The line was definitely fit for a King. Though their tenure together was brief, King was one of the very first wingers to benefit from playing with the brilliant Sedin twins.

King would spend the lockout season with the Canucks farm team in Manitoba. When the NHL finally returned a year later, King would not find a roster spot on the deep Canucks team. He was destined for another year in the minor leagues.

"I just have to keep playing as hard as I can and capitalize on my opportunities. I have to believe I will get another opportunity."

King did get another opportunity, though it was not with the Canucks. In the summer of 2007 the Canucks traded King to Anaheim for an undersized speedster named Ryan Shannon.

King would play just 4 games with the Ducks that season, spending the rest of the year in the minors. He jumped at a chance to earn bigger money playing in Germany.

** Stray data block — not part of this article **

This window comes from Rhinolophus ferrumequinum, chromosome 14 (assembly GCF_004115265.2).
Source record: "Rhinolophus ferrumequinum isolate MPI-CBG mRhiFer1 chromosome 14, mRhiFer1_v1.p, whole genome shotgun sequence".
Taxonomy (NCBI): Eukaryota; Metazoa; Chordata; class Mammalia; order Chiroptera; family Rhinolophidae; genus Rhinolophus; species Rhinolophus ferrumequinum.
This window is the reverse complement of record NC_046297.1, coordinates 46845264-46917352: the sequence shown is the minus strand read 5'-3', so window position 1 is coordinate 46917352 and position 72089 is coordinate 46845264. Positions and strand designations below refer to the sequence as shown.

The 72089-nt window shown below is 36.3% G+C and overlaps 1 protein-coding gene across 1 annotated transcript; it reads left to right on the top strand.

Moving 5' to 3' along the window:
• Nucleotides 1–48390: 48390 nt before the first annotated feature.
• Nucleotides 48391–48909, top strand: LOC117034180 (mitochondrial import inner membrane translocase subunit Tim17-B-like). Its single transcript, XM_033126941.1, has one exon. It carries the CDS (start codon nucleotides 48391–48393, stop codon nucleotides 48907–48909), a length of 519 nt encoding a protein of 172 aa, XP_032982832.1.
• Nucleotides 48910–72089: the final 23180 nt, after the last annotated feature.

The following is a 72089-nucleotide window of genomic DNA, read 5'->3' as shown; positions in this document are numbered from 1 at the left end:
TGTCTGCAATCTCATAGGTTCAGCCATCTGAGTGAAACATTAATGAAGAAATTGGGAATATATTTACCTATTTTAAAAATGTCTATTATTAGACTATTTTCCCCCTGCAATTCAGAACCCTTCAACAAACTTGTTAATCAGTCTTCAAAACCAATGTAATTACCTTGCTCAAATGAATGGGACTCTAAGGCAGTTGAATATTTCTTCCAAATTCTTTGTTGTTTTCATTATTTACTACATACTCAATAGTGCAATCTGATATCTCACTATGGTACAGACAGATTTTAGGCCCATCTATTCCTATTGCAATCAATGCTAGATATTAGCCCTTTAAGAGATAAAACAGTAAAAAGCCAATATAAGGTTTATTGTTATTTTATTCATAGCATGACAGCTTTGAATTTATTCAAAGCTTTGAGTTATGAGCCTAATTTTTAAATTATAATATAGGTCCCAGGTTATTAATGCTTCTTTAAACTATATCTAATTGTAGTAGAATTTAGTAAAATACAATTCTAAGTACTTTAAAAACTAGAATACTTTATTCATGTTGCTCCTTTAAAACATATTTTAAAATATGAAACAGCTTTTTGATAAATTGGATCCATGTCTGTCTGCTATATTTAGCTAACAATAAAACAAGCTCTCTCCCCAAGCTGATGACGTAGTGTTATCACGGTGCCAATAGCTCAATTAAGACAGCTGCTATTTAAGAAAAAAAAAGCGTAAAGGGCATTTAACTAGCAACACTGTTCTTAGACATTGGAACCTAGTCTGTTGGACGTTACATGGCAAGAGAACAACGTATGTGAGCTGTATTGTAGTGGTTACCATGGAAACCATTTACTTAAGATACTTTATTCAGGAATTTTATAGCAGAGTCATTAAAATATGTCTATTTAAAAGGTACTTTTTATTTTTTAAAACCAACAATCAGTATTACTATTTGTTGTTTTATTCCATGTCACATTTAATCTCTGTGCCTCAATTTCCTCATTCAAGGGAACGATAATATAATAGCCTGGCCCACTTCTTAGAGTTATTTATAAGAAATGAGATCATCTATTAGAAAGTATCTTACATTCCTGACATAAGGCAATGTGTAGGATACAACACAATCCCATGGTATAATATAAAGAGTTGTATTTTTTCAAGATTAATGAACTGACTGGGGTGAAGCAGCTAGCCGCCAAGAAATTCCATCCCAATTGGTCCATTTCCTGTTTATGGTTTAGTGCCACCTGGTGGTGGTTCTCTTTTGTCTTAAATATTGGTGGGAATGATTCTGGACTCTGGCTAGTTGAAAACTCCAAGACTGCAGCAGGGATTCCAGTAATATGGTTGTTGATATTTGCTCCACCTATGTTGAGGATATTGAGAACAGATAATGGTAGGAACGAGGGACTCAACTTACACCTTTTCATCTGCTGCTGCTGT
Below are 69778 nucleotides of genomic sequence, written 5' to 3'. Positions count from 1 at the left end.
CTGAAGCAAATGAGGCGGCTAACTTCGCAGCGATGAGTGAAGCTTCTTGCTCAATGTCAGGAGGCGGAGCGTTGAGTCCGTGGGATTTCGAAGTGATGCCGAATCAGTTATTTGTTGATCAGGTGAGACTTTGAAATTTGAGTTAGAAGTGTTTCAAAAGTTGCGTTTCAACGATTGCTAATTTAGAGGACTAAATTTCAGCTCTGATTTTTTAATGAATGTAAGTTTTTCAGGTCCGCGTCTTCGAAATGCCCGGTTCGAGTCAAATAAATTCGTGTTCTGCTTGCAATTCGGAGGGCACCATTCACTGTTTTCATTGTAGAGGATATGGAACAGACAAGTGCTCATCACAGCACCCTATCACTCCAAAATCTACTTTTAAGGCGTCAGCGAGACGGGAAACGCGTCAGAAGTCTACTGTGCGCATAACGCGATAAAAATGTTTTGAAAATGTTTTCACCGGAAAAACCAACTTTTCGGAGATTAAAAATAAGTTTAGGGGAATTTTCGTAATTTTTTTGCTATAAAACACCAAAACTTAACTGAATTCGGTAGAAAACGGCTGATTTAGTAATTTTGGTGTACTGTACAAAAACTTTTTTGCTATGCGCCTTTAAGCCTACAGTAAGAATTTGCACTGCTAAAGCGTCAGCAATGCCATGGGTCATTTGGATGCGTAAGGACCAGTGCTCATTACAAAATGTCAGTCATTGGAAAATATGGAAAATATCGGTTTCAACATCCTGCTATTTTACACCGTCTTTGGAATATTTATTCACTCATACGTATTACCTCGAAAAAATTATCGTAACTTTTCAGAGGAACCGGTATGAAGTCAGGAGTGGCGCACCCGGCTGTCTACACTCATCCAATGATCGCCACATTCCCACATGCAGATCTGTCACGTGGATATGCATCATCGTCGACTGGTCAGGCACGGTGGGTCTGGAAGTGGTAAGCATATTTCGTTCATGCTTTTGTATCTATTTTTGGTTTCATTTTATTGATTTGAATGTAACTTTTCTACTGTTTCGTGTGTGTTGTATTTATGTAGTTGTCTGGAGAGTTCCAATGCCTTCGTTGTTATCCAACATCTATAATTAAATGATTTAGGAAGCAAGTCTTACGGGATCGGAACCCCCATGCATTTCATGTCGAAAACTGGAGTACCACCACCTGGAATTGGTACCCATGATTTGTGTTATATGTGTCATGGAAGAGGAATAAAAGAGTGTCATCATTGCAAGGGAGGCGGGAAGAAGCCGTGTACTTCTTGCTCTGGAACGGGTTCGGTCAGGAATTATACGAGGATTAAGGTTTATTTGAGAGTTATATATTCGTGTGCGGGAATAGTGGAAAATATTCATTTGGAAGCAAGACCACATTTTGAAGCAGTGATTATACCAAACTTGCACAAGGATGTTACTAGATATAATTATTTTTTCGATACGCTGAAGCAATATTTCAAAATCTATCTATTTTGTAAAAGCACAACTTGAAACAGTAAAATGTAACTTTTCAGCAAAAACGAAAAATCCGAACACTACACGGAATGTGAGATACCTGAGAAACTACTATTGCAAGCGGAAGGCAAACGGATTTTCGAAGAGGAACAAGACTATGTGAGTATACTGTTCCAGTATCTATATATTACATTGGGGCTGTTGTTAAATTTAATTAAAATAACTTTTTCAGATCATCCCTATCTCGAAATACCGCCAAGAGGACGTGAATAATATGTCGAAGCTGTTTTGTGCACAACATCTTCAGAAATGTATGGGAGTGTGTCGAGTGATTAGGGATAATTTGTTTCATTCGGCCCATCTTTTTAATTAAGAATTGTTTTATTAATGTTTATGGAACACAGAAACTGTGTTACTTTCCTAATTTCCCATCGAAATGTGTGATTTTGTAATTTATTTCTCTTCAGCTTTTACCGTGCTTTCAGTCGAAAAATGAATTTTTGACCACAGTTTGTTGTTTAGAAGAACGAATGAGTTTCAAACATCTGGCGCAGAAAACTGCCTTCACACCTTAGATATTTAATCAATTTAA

Artem Chubarov

Most Canadian hockey fans would have pegged Artem Chubarov as a rising offensive star after his performance in the gold medal game at the 1999 IIHF World Junior Hockey Championships in Winnipeg. Chubarov potted two goals for Team Russia, including the winner at 5:13 of overtime, in a 3-2 victory over Canada.

The following season those thoughts quickly disappeared. In his first NHL season with the Vancouver Canucks, Chubarov scored just 1 goal (and 10 points) in 49 games.

Now he did face a large adjustment, both on the smaller ice surface and to live in North American altogether. Chubarov admitted it was a tough year for himself, especially since he was still a kid.

Chubarov was never going to be an offensive superstar. But he had promise as a classic Russian centerman. The lanky pivot had a superb understanding of the defensive game and, in time, displayed quiet brilliance distributing the puck for offensive transitions. He was a very intelligent player, much like his idol Igor "The Professor" Larionov.